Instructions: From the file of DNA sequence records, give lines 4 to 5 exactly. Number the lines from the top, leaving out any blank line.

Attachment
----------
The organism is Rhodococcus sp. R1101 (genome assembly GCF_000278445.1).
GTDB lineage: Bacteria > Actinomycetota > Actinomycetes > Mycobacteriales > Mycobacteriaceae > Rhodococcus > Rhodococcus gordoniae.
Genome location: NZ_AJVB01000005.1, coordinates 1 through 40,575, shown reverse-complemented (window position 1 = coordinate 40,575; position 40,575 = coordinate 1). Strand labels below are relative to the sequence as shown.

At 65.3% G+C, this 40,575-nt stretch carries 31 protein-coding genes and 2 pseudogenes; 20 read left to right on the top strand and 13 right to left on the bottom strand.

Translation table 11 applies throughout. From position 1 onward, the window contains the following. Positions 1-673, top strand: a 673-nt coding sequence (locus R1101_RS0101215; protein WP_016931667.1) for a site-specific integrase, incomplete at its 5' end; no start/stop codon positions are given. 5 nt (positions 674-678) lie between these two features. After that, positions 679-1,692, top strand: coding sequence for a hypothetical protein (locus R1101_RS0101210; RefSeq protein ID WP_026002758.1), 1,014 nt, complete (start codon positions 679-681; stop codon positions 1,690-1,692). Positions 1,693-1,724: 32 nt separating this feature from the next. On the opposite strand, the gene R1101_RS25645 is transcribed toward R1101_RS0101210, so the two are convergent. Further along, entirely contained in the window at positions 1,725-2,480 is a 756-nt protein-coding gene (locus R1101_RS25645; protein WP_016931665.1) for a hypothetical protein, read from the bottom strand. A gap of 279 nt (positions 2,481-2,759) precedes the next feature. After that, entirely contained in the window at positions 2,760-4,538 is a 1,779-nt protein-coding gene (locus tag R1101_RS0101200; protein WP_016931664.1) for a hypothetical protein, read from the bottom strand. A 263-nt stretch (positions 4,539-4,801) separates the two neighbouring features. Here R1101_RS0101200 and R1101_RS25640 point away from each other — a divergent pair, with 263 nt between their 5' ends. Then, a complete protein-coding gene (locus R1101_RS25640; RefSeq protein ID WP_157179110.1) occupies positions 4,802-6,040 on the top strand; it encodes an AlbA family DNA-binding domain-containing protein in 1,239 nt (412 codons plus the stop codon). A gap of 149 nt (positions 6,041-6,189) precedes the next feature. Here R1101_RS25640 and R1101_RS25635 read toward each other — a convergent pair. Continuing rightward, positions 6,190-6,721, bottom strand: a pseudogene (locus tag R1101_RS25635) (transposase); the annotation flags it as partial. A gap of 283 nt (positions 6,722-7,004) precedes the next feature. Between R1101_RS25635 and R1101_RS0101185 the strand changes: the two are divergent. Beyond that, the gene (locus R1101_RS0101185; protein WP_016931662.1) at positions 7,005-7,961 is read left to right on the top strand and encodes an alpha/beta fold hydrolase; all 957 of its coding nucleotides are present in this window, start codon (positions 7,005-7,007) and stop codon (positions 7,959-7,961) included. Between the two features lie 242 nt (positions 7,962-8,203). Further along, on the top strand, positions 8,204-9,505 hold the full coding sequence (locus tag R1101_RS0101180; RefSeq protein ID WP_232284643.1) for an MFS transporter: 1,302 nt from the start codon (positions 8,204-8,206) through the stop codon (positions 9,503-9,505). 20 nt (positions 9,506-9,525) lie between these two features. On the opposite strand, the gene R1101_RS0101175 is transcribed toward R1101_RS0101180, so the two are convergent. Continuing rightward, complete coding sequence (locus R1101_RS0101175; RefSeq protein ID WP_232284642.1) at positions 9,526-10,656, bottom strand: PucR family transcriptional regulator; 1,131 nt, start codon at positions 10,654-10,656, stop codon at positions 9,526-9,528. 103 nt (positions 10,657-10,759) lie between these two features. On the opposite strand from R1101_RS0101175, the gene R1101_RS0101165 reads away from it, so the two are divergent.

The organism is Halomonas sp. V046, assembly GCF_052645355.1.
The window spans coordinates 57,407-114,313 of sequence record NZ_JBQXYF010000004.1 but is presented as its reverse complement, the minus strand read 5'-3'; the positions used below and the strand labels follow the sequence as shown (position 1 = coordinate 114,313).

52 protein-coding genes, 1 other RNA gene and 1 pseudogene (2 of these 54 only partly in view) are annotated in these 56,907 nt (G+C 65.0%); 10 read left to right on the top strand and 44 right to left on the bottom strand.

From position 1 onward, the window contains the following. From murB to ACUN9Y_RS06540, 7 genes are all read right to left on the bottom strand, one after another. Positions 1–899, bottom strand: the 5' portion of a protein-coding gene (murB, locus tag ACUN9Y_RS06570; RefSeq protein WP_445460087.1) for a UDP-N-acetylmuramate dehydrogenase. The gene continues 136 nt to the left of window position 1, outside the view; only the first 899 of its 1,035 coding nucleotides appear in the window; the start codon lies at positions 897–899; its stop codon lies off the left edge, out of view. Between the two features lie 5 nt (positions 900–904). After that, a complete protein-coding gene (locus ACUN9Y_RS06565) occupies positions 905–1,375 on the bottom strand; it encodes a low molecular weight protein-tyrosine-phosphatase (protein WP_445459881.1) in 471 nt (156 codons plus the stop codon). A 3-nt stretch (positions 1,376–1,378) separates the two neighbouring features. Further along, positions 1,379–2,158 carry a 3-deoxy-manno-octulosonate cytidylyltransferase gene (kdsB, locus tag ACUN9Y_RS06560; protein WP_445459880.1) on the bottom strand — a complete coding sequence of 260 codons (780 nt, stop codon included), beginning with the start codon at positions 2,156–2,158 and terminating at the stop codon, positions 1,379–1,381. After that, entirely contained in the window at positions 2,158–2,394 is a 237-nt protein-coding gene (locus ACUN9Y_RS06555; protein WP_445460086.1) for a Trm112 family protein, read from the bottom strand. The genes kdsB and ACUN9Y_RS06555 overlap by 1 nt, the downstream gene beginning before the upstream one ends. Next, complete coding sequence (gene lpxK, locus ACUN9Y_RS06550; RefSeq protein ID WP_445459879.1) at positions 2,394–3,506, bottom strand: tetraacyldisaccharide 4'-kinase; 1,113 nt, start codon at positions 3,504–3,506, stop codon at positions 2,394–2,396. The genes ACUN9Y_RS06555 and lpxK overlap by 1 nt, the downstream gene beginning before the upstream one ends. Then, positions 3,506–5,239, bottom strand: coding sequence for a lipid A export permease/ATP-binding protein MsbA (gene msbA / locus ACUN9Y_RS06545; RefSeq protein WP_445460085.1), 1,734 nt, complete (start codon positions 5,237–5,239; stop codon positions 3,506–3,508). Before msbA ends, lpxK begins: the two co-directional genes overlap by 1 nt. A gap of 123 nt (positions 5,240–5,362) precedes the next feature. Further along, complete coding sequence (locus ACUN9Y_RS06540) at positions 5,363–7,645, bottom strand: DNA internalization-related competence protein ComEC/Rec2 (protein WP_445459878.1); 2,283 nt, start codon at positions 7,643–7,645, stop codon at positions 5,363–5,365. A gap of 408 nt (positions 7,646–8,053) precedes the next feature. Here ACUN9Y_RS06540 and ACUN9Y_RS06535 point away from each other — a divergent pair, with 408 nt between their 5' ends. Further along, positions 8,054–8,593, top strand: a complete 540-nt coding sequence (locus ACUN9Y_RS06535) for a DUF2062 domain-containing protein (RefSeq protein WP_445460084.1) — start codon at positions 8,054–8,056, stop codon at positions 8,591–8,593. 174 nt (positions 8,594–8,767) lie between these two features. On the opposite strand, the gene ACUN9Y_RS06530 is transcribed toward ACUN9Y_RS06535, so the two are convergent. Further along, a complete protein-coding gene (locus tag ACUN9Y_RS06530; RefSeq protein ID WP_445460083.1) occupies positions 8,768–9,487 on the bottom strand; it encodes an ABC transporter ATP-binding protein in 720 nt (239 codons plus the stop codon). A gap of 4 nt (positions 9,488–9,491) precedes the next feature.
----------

At 65.3% G+C, this 40,575-nt stretch carries 31 protein-coding genes and 2 pseudogenes; 20 read left to right on the top strand and 13 right to left on the bottom strand.

Translation table 11 applies throughout. From position 1 onward, the window contains the following. Positions 1-673, top strand: a 673-nt coding sequence (locus R1101_RS0101215; protein WP_016931667.1) for a site-specific integrase, incomplete at its 5' end; no start/stop codon positions are given. 5 nt (positions 674-678) lie between these two features. After that, positions 679-1,692, top strand: coding sequence for a hypothetical protein (locus R1101_RS0101210; RefSeq protein ID WP_026002758.1), 1,014 nt, complete (start codon positions 679-681; stop codon positions 1,690-1,692). Positions 1,693-1,724: 32 nt separating this feature from the next. On the opposite strand, the gene R1101_RS25645 is transcribed toward R1101_RS0101210, so the two are convergent. Further along, entirely contained in the window at positions 1,725-2,480 is a 756-nt protein-coding gene (locus R1101_RS25645; protein WP_016931665.1) for a hypothetical protein, read from the bottom strand. A gap of 279 nt (positions 2,481-2,759) precedes the next feature. After that, entirely contained in the window at positions 2,760-4,538 is a 1,779-nt protein-coding gene (locus tag R1101_RS0101200; protein WP_016931664.1) for a hypothetical protein, read from the bottom strand. A 263-nt stretch (positions 4,539-4,801) separates the two neighbouring features. Here R1101_RS0101200 and R1101_RS25640 point away from each other — a divergent pair, with 263 nt between their 5' ends. Then, a complete protein-coding gene (locus R1101_RS25640; RefSeq protein ID WP_157179110.1) occupies positions 4,802-6,040 on the top strand; it encodes an AlbA family DNA-binding domain-containing protein in 1,239 nt (412 codons plus the stop codon). A gap of 149 nt (positions 6,041-6,189) precedes the next feature. Here R1101_RS25640 and R1101_RS25635 read toward each other — a convergent pair. Continuing rightward, positions 6,190-6,721, bottom strand: a pseudogene (locus tag R1101_RS25635) (transposase); the annotation flags it as partial. A gap of 283 nt (positions 6,722-7,004) precedes the next feature. Between R1101_RS25635 and R1101_RS0101185 the strand changes: the two are divergent. Beyond that, the gene (locus R1101_RS0101185; protein WP_016931662.1) at positions 7,005-7,961 is read left to right on the top strand and encodes an alpha/beta fold hydrolase; all 957 of its coding nucleotides are present in this window, start codon (positions 7,005-7,007) and stop codon (positions 7,959-7,961) included. Between the two features lie 242 nt (positions 7,962-8,203). Further along, on the top strand, positions 8,204-9,505 hold the full coding sequence (locus tag R1101_RS0101180; RefSeq protein ID WP_232284643.1) for an MFS transporter: 1,302 nt from the start codon (positions 8,204-8,206) through the stop codon (positions 9,503-9,505). 20 nt (positions 9,506-9,525) lie between these two features. On the opposite strand, the gene R1101_RS0101175 is transcribed toward R1101_RS0101180, so the two are convergent. Continuing rightward, complete coding sequence (locus R1101_RS0101175; RefSeq protein ID WP_232284642.1) at positions 9,526-10,656, bottom strand: PucR family transcriptional regulator; 1,131 nt, start codon at positions 10,654-10,656, stop codon at positions 9,526-9,528. 103 nt (positions 10,657-10,759) lie between these two features. On the opposite strand from R1101_RS0101175, the gene R1101_RS0101165 reads away from it, so the two are divergent.